Program seeks to foster regional solutions to land use challenges
In an effort to strengthen land use decision-making among local government leaders and to foster regional solutions to land use challenges, ULI Washington has launched its Regional Fellows Program. The mission of ULI Washington’s Regional Fellows Program is to empower leaders in the public sector to envision, build, and sustain successful 21st Century communities by providing access to information, best practices, peer networks, and other resources to foster creative, efficient, and sustainable land use practices.
ULI Washington’s Regional Fellows Program is modeled after the Daniel Rose Fellowship, a program of the Rose Center for Public Leadership in Land Use, which is jointly operated by ULI and the National League of Cities. The Rose Center is intended to create an open atmosphere of learning, trust, and honest exchange as each team receives guidance on a specific land use challenge and gets the opportunity to offer feedback and advice to peers and build relationships that continue long after the fellowship period concludes later this year.
With a population of 6 million people, the Metropolitan Washington Region is uniquely suited to benefit from such a program. The region is composed of 22 individual jurisdictions in two states and the District of Columbia. Although each jurisdiction has its own political leadership, policies, and market realities, the boundaries between them are fluid, with people, goods, and services crisscrossing them daily.
reg-fell-1In this inaugural year, ULI Washington has invited three jurisdictions in the Metropolitan Washington, Region to participate in the program—Montgomery County, Maryland; Fairfax County, Virginia; and the city of Alexandria, Virginia. A fellowship team from each jurisdiction consisting of an honorary fellow—an elected or appointed chief executive; three senior leaders; and a program coordinator, will participate in the yearlong program.
On February 2, ULI Washington kicked off the Regional Fellows program. During this kickoff, each fellowship team identified and presented a land use challenge within their jurisdiction that warrants further study. During the course of the program a ULI Technical Assistance Panel (TAP) will be assigned to work closely with the fellows, participate in a study tour of the site, interview stakeholders, and put forward a set of recommendations at the panel’s conclusion. TAPs will take place during the spring.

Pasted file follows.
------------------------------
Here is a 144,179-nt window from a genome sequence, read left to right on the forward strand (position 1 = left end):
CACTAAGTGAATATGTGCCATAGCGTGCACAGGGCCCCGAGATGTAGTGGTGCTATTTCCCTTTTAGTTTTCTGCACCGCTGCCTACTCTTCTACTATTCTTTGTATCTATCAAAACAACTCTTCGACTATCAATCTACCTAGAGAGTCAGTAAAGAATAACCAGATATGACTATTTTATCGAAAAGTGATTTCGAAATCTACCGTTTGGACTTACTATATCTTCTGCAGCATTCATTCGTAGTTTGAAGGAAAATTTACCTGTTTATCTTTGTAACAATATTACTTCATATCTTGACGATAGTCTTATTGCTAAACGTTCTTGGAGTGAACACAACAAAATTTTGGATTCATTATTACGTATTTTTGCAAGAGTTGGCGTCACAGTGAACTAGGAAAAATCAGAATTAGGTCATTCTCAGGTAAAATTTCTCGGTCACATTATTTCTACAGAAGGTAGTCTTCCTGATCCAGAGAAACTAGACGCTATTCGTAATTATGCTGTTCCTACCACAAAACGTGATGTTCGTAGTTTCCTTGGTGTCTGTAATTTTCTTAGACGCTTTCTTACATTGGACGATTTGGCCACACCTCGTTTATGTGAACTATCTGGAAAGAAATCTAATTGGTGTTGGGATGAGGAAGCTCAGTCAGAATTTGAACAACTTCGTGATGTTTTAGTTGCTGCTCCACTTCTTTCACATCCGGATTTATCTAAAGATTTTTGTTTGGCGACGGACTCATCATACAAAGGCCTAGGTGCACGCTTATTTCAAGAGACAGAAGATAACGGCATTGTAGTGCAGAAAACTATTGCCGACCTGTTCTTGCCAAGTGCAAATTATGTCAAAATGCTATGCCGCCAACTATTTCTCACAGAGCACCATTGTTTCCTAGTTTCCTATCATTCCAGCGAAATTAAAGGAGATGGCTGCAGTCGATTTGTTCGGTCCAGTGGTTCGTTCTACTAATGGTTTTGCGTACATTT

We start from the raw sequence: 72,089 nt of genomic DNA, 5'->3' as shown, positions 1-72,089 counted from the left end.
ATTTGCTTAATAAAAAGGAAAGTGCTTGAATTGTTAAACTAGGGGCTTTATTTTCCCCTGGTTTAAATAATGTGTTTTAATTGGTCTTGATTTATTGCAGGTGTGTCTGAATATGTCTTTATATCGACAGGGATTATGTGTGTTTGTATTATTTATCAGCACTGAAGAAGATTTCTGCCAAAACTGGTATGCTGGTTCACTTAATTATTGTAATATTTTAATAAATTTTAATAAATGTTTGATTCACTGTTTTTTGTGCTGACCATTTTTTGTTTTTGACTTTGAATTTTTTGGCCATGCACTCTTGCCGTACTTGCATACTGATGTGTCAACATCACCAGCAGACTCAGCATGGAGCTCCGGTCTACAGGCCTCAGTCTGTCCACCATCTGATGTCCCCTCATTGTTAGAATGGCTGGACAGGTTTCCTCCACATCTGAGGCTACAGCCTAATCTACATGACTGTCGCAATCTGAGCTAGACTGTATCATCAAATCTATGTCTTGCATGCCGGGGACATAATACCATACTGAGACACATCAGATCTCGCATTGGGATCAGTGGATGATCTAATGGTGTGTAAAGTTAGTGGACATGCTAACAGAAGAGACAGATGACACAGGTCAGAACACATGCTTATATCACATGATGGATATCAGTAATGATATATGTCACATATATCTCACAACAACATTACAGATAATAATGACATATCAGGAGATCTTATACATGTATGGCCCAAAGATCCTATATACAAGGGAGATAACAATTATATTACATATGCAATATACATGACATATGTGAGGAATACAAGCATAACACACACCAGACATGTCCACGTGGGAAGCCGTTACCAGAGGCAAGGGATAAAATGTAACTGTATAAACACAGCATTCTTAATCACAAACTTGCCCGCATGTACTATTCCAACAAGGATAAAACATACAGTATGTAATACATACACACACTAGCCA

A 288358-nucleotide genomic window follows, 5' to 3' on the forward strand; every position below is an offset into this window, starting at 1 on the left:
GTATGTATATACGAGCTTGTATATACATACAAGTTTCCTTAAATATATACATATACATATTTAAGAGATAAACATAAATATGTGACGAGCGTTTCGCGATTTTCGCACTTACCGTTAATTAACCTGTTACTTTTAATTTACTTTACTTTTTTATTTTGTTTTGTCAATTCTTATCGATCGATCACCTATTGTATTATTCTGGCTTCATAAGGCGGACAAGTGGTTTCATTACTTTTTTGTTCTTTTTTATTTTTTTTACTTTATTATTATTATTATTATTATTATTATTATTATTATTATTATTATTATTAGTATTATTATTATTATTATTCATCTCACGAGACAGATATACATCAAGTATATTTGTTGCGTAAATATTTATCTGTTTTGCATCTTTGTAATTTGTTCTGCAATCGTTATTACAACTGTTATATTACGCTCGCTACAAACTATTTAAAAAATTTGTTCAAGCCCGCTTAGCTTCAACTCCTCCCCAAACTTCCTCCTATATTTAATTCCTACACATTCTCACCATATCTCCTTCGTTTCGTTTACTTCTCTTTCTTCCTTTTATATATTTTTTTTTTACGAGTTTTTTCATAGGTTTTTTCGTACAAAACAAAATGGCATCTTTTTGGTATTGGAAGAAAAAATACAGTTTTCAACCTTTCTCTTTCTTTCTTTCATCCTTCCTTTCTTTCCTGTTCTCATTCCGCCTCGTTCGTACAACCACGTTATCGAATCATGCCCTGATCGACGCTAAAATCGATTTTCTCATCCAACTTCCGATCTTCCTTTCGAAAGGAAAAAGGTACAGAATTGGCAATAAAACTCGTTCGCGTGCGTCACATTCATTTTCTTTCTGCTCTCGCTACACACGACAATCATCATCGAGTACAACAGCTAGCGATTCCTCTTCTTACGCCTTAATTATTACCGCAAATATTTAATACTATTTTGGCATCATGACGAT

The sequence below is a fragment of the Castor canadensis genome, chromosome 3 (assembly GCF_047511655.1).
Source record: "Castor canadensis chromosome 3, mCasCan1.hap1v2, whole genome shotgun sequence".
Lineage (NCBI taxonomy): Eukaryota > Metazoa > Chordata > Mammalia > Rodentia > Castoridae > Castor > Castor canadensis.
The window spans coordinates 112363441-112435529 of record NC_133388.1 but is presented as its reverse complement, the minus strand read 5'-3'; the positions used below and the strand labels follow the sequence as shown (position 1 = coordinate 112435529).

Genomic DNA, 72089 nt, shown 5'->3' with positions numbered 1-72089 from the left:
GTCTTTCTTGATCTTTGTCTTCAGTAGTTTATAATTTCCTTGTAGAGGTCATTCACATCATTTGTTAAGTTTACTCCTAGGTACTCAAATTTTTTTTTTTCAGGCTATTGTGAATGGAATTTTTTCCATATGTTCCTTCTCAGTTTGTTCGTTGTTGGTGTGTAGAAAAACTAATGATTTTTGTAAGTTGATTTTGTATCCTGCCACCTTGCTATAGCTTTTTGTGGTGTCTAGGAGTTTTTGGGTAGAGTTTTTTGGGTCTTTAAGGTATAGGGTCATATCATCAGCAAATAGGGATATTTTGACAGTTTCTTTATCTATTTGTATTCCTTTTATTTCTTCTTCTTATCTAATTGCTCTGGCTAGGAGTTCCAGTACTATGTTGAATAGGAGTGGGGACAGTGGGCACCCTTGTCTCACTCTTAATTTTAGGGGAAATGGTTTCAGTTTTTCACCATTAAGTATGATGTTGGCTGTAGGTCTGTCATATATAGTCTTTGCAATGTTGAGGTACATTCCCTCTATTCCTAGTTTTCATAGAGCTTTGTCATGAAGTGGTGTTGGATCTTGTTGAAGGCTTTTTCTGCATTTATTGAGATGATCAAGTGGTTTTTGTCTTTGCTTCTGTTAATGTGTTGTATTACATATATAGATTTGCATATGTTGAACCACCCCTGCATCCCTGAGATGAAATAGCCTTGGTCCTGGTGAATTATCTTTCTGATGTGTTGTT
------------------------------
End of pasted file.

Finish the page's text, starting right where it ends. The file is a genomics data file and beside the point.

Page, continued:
ULI Washington’s Regional fellows will also have the opportunity to interact with national fellows from Washington, DC, and with Rose Center faculty during a land use challenge study in Washington, D.C., one of four cities nationwide selected to participate in the 2017 Rose Fellowship. This study tour will take place during the last week of February.
“The ULI Washington Regional Fellows program has great potential for local jurisdictions to achieve benefits similar to those gained by cities that participate in the Rose Fellowship, such as greater public/private sector collaboration, enhanced decision making by elected officials and their staff, and local land use policies that are practical, sustainable, and informed by market realities and private sector expertise,” Jess Zimbabwe, Executive Director of the Rose Center for Public Leadership said. “This program has the added advantage of fostering relationships between senior-level leaders in neighboring jurisdictions who likely need to be communicating regularly anyway to ensure that not only their city or county can succeed, but that the entire region remains competitive.”
To learn more, visit the Regional Fellows Program website and read this article on the launch of the Fellows Program.